Symposium Talks

Mr Richard Bates: Can we cure lawyers of legalese?

Date: 2017-07-27 09:54:00     Views: 0

In this talk, Mr Bates considers why language often seems so complicated; why legal documents are often so hard to understand; why lawyers love legalese so much; and what lawyers can do to produce legal documents we can all hope to understand.


So thank you very much for inviting me today. I feel very honoured amongst all these luminaries.

So I think one of the reasons that I first became interested in trying to promote clear, plain English legal writing is because when I joined Kennedys, as you’ll see our tag line – our advertising slogan – whatever you want to call it, is ‘Legal advice in black and white.’ So we set ourselves up as doing that, providing clear, concise advice. And in fact, we follow that by saying we don’t use jargon, and we don’t use caveats, and we don’t sit on the fence, and we provide advice. And so if we’re going to say that in our marketing materials, then we’d better deliver.

So just an overview here. I thought I’d talk a little bit about why legal language is so complicated. I don’t profess to be any sort of an expert on that, and I know Christoph has already sort of touched on it. But for my perspective as a practitioner, I wanted to try and understand that, so I could then go on and talk to the lawyers within my firm, particularly more junior lawyers, and say, ‘Look, this is the hill that we’ve got to climb. This is the problem.’ I then wanted to go on and talk a little about why is it that lawyers do – and they do – draft documents that are so difficult to read? What is it that is resulted in that? And particularly, we’ve already referred to legalese which we see all the time. And then rather ambitiously, I just wanted to think about, you know, whether we could change things for the better and some of the problems, some of the impediments there are to doing so.

So language, again, I think it’s so much to sublanguage, isn’t it? It’s not the normal language that we use every day. There are reasons for that. And these are some of the hallmarks of how we recognize legalese. Terms of art – although I would suggest it, there aren’t many, really. People always use that as a defense and say, ‘Well, you know, it’s the tools of our trade as lawyers. You know you have to use these things.’ I don’t think there are actually very many. We go the other way. We give ordinary words unusual meanings and I think that definitely doesn’t aid comprehension. Lack of punctuation is something which I find amazing that anyone could have thought that the absence of punctuation, the purpose of which is to aid comprehension. The absence of that is in some way meant to mean that the thing is more comprehensible. I used to work for a partner who, reading his letters, was like a stream of consciousness, you know, was like reading Jane Austin. There were so many things, so many ideas packed into one sentence, into one paragraph. And heaven forbid he should ever put a heading in it.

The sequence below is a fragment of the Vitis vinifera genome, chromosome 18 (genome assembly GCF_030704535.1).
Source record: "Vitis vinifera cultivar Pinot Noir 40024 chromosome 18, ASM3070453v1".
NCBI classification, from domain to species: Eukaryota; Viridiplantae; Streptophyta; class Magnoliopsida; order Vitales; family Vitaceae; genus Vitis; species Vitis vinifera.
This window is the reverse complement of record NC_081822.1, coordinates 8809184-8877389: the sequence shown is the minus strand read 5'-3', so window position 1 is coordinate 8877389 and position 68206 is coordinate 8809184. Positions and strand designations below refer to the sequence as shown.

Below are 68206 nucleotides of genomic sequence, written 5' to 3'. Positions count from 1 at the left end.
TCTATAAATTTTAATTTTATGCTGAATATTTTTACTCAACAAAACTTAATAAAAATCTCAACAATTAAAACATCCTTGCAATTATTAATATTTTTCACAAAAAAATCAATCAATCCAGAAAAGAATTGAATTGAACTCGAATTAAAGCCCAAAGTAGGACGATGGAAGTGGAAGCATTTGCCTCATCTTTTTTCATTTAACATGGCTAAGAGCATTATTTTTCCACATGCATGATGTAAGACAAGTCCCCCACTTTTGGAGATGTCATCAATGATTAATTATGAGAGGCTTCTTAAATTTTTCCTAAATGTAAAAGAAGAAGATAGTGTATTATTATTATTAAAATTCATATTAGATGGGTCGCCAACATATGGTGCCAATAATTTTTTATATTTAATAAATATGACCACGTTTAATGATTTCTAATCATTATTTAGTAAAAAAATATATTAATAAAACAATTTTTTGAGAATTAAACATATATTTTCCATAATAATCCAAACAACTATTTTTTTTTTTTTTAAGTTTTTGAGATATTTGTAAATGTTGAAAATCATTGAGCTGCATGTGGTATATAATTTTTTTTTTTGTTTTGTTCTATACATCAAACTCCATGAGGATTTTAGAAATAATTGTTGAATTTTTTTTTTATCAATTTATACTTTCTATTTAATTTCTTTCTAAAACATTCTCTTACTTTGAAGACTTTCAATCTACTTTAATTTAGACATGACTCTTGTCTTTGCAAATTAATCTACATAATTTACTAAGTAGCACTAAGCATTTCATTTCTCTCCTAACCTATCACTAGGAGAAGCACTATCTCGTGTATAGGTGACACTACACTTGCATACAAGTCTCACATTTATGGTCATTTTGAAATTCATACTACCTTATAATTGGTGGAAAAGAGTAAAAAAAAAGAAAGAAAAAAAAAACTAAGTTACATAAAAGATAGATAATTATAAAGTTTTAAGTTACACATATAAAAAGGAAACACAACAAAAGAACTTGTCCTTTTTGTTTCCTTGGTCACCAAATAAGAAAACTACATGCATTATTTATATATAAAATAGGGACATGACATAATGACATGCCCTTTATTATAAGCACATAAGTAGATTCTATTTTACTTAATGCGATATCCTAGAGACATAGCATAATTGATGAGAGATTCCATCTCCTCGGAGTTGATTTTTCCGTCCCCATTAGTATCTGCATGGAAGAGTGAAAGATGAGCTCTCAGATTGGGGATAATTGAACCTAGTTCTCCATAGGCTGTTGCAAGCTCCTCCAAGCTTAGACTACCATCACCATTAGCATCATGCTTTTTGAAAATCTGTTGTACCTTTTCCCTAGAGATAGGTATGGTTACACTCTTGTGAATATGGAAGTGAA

Okay. So, again, we’ve all seen these as words, these examples of these doublets and triplets. You know, we do like to use two words where one would do. We like to use three words if at all possible. So there’re reasons for that in terms of how law developed. Won’t bore you with it, but essentially trying to cover both English and French terms, Latin terms, and historically, that’s the reason for that, but those reasons have long ceased to apply.

This wonderful passive archaic word order that we seem to love as lawyers, and then the pronouns that we use – the same, the said, the sometimes – somehow thinking that these make what we write easier to understand and they certainly don’t.

So, definitely, people do hate legal writing, I mean I think there’s so much anecdotal evidence of that. Just put up a study here which I managed to find, which definitely, you know, the results of that study are absolutely, you know, it is not easy to understand traditional legal writing. So there’s a problem and I would ask how we fix it. Not an easy question.

I don’t know where to point this thing.

So, again, we’re supposed to be problem solvers, so I don’t understand why we haven’t tried to address this as practitioners, why we haven’t recognized it. Given this symposium is about audience, we certainly need to understand that audience is key here, and that we aren’t writing for lawyers, we’re writing for the user, the reader of that document. The second point there, in terms of lawyers just have that obsession with making things, comprehensive at the expense of comprehensible. We think we have to cover every single eventuality. Maybe it’s the way we were taught for, historically we were taught. I hope it’s not the case now. And we have to understand that, you know, bespoke legal writing is very different from precedent, and we can do a lot with precedent, but that takes time and it takes effort. And sometimes we just don’t have the luxury.